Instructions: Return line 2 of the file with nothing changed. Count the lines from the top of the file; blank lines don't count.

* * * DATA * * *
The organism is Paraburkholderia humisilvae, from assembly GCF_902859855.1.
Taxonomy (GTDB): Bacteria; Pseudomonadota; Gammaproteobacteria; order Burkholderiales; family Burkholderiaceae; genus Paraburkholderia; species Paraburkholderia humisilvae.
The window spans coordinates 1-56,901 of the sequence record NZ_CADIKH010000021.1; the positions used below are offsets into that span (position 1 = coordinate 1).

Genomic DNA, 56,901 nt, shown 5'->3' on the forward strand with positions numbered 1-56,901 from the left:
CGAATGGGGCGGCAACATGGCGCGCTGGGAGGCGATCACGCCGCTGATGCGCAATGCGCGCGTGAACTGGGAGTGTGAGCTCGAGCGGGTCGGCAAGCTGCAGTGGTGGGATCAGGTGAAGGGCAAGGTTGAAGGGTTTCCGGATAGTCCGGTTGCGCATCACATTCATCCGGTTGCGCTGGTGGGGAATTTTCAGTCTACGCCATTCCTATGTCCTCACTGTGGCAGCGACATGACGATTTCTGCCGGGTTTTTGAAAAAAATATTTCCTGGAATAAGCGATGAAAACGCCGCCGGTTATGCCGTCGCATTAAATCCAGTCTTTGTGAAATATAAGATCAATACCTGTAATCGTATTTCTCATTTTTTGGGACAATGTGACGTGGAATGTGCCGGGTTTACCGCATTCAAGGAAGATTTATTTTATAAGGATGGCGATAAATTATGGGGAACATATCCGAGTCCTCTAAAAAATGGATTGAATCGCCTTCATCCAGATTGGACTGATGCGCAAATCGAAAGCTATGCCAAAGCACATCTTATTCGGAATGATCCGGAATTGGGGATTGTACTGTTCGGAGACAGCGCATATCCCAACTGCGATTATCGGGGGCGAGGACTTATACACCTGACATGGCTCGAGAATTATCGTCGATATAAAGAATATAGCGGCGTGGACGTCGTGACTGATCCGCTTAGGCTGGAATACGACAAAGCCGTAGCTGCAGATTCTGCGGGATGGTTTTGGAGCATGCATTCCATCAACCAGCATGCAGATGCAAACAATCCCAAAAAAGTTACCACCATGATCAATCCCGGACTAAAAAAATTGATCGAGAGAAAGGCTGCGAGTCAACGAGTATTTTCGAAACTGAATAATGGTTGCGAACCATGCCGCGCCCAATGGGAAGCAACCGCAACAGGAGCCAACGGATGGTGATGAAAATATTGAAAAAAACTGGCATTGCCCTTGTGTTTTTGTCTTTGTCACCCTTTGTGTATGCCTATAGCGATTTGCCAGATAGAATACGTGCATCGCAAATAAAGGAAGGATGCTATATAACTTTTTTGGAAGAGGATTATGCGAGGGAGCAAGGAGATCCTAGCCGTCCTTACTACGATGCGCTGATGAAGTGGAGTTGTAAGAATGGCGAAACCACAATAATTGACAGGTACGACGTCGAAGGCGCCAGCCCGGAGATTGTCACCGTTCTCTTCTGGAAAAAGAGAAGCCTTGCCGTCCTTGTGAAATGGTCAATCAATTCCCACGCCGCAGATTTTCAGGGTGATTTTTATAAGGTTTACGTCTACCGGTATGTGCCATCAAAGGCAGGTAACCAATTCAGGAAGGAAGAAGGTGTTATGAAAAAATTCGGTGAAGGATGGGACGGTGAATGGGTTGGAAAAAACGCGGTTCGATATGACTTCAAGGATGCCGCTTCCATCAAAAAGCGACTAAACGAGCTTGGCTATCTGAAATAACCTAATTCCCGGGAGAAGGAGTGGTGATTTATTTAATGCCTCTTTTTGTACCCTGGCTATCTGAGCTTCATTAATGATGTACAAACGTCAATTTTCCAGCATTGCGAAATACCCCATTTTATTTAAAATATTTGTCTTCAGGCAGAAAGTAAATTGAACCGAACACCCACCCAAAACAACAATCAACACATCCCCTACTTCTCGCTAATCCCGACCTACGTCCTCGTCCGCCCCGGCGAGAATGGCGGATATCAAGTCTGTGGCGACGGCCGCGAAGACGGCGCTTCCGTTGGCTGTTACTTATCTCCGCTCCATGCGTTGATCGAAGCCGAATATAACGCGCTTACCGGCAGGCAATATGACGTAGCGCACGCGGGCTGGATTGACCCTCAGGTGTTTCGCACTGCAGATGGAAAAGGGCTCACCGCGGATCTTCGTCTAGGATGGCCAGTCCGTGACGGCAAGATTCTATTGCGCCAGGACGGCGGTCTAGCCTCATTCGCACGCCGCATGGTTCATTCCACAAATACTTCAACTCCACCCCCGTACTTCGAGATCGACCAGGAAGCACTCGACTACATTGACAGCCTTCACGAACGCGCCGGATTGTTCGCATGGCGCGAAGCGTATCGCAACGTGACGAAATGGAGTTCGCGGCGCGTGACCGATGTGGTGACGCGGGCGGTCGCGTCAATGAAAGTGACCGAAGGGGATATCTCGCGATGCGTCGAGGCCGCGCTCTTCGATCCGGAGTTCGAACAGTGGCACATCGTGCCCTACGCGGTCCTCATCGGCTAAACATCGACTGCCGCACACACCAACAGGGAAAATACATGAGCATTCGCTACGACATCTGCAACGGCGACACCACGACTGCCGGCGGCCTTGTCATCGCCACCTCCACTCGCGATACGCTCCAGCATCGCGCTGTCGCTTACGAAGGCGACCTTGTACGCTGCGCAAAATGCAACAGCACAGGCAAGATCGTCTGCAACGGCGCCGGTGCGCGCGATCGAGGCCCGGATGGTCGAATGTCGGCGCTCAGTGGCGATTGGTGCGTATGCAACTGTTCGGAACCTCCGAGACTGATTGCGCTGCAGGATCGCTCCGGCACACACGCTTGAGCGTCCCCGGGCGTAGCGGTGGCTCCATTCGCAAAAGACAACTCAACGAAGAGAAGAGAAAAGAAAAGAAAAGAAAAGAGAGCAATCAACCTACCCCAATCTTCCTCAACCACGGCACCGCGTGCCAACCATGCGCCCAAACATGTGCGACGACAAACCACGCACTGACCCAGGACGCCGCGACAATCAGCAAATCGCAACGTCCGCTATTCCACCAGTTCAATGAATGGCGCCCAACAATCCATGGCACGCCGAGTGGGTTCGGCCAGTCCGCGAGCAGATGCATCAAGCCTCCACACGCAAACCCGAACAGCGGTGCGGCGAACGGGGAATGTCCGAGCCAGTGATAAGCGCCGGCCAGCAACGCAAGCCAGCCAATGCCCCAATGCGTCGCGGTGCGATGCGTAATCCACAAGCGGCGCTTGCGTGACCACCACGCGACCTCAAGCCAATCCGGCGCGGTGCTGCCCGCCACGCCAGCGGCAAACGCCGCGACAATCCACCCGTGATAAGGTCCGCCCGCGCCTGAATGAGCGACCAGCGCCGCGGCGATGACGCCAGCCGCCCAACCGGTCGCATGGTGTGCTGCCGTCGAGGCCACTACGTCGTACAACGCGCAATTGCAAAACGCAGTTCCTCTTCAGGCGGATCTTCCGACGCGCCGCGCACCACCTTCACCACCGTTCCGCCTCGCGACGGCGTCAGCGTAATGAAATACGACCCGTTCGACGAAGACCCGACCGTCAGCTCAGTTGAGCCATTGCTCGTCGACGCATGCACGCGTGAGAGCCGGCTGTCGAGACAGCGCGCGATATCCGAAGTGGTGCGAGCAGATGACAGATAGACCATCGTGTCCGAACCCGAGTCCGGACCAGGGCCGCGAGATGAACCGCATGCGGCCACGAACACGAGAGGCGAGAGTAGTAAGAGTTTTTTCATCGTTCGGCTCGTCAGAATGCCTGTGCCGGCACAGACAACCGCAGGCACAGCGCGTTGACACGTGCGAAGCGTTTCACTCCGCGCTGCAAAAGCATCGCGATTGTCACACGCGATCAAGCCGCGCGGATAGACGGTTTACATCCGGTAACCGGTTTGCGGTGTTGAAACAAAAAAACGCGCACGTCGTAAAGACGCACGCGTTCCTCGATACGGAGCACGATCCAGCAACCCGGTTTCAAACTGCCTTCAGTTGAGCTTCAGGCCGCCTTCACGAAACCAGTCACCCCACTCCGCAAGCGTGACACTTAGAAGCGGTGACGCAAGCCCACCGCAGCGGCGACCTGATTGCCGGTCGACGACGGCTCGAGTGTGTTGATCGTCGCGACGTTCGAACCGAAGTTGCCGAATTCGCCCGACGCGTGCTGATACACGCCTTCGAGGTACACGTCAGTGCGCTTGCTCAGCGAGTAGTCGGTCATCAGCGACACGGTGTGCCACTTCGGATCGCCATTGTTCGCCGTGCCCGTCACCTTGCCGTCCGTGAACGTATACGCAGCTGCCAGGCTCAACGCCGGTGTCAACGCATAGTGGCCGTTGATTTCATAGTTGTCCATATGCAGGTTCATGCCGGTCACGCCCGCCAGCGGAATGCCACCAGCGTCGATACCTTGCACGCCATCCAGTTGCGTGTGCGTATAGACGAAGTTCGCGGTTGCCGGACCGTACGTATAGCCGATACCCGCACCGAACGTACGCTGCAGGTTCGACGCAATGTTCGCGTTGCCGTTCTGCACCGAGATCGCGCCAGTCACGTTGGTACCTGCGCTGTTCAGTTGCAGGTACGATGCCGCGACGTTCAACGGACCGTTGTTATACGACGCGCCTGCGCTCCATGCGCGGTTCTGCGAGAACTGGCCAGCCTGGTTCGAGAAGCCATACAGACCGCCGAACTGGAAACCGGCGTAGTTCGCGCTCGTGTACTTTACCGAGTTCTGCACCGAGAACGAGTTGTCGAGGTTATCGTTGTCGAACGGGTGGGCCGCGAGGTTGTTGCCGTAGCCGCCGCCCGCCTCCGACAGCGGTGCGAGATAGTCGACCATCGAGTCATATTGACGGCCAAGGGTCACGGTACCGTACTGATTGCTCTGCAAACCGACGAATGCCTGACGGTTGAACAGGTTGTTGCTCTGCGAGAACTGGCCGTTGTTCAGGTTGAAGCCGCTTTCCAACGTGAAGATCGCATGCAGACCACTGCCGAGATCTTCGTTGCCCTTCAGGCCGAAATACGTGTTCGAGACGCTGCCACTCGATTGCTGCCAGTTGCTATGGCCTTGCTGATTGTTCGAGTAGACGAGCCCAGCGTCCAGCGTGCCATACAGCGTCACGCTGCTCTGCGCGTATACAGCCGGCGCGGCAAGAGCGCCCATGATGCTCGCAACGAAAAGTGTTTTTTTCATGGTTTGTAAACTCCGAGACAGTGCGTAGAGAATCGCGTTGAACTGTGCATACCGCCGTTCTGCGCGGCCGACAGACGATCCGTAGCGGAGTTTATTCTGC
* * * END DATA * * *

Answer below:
Taxonomy (GTDB): Bacteria; Pseudomonadota; Gammaproteobacteria; order Burkholderiales; family Burkholderiaceae; genus Paraburkholderia; species Paraburkholderia humisilvae.